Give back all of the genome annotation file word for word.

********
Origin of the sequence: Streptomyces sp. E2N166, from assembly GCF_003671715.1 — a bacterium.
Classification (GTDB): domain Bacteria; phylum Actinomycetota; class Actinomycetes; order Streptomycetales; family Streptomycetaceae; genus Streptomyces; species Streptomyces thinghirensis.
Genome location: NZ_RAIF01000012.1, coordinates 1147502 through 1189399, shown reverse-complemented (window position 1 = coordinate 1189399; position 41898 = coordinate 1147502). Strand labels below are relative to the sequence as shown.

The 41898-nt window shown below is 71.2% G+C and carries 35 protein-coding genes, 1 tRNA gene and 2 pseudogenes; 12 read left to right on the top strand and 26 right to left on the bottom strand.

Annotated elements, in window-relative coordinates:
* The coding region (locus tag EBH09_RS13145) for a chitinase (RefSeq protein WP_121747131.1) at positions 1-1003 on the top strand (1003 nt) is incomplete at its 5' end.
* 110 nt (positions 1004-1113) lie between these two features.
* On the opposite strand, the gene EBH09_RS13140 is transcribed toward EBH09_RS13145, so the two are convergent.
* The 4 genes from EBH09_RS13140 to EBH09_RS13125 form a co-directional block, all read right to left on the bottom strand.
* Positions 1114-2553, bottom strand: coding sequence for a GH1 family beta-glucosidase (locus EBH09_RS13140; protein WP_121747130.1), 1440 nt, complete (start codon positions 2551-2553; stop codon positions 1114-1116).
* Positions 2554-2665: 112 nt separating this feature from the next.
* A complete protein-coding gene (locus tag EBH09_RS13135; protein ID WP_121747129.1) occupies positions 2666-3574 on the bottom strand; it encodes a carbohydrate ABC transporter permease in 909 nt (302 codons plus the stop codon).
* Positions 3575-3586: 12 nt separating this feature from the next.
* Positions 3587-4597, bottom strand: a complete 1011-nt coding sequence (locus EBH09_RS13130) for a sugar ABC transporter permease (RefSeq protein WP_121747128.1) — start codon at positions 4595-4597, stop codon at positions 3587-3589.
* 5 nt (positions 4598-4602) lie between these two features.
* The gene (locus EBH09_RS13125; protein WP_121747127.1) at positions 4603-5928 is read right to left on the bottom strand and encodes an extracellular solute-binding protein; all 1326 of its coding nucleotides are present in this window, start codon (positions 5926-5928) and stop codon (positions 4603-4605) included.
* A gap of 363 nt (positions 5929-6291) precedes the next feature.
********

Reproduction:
Origin of the sequence: Streptomyces sp. E2N166, from assembly GCF_003671715.1 — a bacterium.
Classification (GTDB): domain Bacteria; phylum Actinomycetota; class Actinomycetes; order Streptomycetales; family Streptomycetaceae; genus Streptomyces; species Streptomyces thinghirensis.
Genome location: NZ_RAIF01000012.1, coordinates 1147502 through 1189399, shown reverse-complemented (window position 1 = coordinate 1189399; position 41898 = coordinate 1147502). Strand labels below are relative to the sequence as shown.

The 41898-nt window shown below is 71.2% G+C and carries 35 protein-coding genes, 1 tRNA gene and 2 pseudogenes; 12 read left to right on the top strand and 26 right to left on the bottom strand.

Annotated elements, in window-relative coordinates:
* The coding region (locus tag EBH09_RS13145) for a chitinase (RefSeq protein WP_121747131.1) at positions 1-1003 on the top strand (1003 nt) is incomplete at its 5' end.
* 110 nt (positions 1004-1113) lie between these two features.
* On the opposite strand, the gene EBH09_RS13140 is transcribed toward EBH09_RS13145, so the two are convergent.
* The 4 genes from EBH09_RS13140 to EBH09_RS13125 form a co-directional block, all read right to left on the bottom strand.
* Positions 1114-2553, bottom strand: coding sequence for a GH1 family beta-glucosidase (locus EBH09_RS13140; protein WP_121747130.1), 1440 nt, complete (start codon positions 2551-2553; stop codon positions 1114-1116).
* Positions 2554-2665: 112 nt separating this feature from the next.
* A complete protein-coding gene (locus tag EBH09_RS13135; protein ID WP_121747129.1) occupies positions 2666-3574 on the bottom strand; it encodes a carbohydrate ABC transporter permease in 909 nt (302 codons plus the stop codon).
* Positions 3575-3586: 12 nt separating this feature from the next.
* Positions 3587-4597, bottom strand: a complete 1011-nt coding sequence (locus EBH09_RS13130) for a sugar ABC transporter permease (RefSeq protein WP_121747128.1) — start codon at positions 4595-4597, stop codon at positions 3587-3589.
* 5 nt (positions 4598-4602) lie between these two features.
* The gene (locus EBH09_RS13125; protein WP_121747127.1) at positions 4603-5928 is read right to left on the bottom strand and encodes an extracellular solute-binding protein; all 1326 of its coding nucleotides are present in this window, start codon (positions 5926-5928) and stop codon (positions 4603-4605) included.
* A gap of 363 nt (positions 5929-6291) precedes the next feature.